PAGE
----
"At today's historic special Congress, we agree to continue our campaign of opposition and non-compliance - across workplaces and across the country," the statement added.

Not only did the TUC state its intent to resist in the workplace and courts, it also extended this to the court of public opinion. The TUC will name and shame employers and public bodies who deploy work notices as anti-union and anti-worker. At the same time, the TUC will actively promote collective action and develop solidarity plans for non-compliance. The TUC has also called a national march and rally in Cheltenham for Saturday, January 17, to protest against the attack on workers' rights and build the resistance [5].

As Workers' Weekly said in March [6], the Sunak government introduced the legislation with the aim of blocking the resistance of the workers to the stepped-up attacks on their rights and interests. The Act is intended to curtail the opposition to privatisation of public services and to undermine the developing movement to build a human-centred society, by creating a combined power held by the government and employers to deprive workers of their right to act in self-defence.

It therefore entrenches the serious disequilibrium that exists in the social relation between employer and employed, just as workers are declaring that Enough is Enough! and when the actions of health service workers, teachers, and other key public service workers are enjoying overwhelming public support, and while the ruling circles stand isolated and mired in a profound crisis of illegitimacy.

The government has taken the issue of self-defence to a new level with its attack. Under conditions of such disequilibrium, and of the deep-going anti-social offensive that is restructuring all the arrangements of state around politicising private interests, the unions are having to struggle to renew themselves to remain effective. They are having to look to their own methods and structures, so as to move beyond the limitations of a "civil society" that no longer even truly exists. They are fighting in the court of public opinion. For the workers, the issue of their own empowerment is on the agenda, including what mechanisms they need to build that can enable this empowerment so as to politicise their own interests, in the interests of the whole society.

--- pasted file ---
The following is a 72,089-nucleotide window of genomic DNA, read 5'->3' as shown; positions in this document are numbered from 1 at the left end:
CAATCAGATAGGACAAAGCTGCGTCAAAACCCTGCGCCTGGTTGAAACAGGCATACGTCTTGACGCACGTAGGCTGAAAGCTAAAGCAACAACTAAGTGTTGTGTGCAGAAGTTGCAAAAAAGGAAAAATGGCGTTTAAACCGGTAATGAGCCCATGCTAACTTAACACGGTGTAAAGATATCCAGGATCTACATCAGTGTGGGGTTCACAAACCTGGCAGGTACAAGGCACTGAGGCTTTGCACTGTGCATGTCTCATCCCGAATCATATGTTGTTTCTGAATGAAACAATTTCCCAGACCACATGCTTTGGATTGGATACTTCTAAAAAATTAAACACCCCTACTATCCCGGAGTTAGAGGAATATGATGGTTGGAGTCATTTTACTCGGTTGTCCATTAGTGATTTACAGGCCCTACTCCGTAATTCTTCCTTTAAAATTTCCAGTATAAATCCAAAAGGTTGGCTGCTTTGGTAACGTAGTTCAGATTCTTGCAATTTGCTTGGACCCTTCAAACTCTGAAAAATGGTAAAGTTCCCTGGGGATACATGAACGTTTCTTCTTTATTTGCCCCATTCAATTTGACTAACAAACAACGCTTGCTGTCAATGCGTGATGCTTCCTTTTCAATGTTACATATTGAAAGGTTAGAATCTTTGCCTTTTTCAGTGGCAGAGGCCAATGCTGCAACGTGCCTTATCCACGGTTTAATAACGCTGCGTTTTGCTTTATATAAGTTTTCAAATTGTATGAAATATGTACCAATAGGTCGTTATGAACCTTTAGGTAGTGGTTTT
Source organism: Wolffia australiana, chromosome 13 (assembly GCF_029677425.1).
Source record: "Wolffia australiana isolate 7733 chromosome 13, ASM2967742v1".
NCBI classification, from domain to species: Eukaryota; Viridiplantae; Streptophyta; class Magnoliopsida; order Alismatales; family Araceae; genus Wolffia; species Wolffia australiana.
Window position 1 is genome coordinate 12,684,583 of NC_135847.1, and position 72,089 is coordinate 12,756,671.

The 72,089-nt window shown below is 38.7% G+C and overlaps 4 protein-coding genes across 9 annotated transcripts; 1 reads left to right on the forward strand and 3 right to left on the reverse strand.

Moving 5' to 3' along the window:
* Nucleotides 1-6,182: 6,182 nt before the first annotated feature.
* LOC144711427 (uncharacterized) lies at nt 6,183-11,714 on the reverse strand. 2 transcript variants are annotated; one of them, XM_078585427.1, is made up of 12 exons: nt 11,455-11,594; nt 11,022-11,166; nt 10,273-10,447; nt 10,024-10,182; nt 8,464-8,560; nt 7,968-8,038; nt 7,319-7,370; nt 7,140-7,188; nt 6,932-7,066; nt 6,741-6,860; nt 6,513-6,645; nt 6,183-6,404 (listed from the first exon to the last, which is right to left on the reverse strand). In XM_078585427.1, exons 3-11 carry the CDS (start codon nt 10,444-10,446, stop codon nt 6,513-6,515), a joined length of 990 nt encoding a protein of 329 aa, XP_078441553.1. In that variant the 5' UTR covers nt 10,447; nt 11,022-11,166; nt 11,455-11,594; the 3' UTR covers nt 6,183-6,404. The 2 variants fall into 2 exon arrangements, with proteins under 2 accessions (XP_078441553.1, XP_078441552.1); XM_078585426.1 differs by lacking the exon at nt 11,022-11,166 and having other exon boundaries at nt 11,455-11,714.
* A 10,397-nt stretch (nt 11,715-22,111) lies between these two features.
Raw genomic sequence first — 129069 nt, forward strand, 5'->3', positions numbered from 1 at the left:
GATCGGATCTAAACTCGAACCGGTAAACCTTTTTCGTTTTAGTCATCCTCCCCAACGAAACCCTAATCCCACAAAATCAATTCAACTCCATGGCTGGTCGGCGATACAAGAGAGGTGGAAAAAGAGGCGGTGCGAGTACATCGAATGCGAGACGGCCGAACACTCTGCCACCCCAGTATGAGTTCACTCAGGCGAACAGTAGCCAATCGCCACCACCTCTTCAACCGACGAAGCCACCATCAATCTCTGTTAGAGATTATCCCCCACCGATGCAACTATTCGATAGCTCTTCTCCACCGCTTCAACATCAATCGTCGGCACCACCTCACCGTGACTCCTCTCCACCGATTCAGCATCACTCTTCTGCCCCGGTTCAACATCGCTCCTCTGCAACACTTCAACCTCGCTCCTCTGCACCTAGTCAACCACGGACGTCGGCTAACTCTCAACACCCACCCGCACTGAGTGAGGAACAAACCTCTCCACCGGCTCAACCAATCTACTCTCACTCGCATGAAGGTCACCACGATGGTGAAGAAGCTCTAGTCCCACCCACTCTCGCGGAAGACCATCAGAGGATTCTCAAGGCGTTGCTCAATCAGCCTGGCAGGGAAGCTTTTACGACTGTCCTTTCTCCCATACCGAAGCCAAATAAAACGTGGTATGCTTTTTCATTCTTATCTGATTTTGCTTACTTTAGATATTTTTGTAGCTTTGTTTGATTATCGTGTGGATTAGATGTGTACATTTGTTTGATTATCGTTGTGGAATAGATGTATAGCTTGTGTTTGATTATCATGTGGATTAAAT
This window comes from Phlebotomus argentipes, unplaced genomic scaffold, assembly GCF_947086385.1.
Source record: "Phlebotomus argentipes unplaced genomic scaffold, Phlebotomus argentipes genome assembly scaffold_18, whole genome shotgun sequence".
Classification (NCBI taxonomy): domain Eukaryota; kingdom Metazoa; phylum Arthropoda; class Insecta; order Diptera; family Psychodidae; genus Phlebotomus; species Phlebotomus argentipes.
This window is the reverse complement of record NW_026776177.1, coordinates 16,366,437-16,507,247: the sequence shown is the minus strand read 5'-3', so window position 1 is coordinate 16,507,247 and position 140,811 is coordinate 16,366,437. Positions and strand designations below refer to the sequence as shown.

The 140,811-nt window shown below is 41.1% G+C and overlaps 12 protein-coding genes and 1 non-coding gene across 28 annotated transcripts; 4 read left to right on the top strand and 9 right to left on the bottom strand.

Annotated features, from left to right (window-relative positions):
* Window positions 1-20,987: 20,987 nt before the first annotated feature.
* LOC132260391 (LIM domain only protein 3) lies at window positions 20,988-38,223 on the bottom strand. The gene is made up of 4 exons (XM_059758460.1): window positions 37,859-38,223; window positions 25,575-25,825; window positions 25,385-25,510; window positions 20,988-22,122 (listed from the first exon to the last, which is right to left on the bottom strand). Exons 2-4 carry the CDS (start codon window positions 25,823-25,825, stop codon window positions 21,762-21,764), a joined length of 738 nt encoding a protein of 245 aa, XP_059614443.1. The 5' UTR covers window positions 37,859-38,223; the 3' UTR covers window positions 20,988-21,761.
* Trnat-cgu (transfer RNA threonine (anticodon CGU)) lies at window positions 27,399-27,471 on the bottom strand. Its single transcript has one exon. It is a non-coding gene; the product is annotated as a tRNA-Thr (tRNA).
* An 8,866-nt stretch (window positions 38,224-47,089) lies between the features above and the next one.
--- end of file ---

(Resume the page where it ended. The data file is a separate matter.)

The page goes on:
1. "TUC announces special Congress to fight Conservative attack on the right to strike", TUC Press Release, November 7, 2023
2. "UK anti-strike law is 'galvanising moment' for unions, says TUC boss", Heather Stewart, The Guardian, December 8, 2023
3. "Mayors and council leaders vow to thwart anti-strikes laws ahead of TUC special congress", Morning Star, December 9, 2023
4. "General Council statement - special Congress 2023", TUC, December 9, 2023
5. "Protect the right to strike", TUC
6. "The Strikes (Minimum Service Levels) Bill: Anti-strike Bill Underscores Need for Continued Resistance to Exercise of Executive Powers", Workers' Weekly, March 8, 2023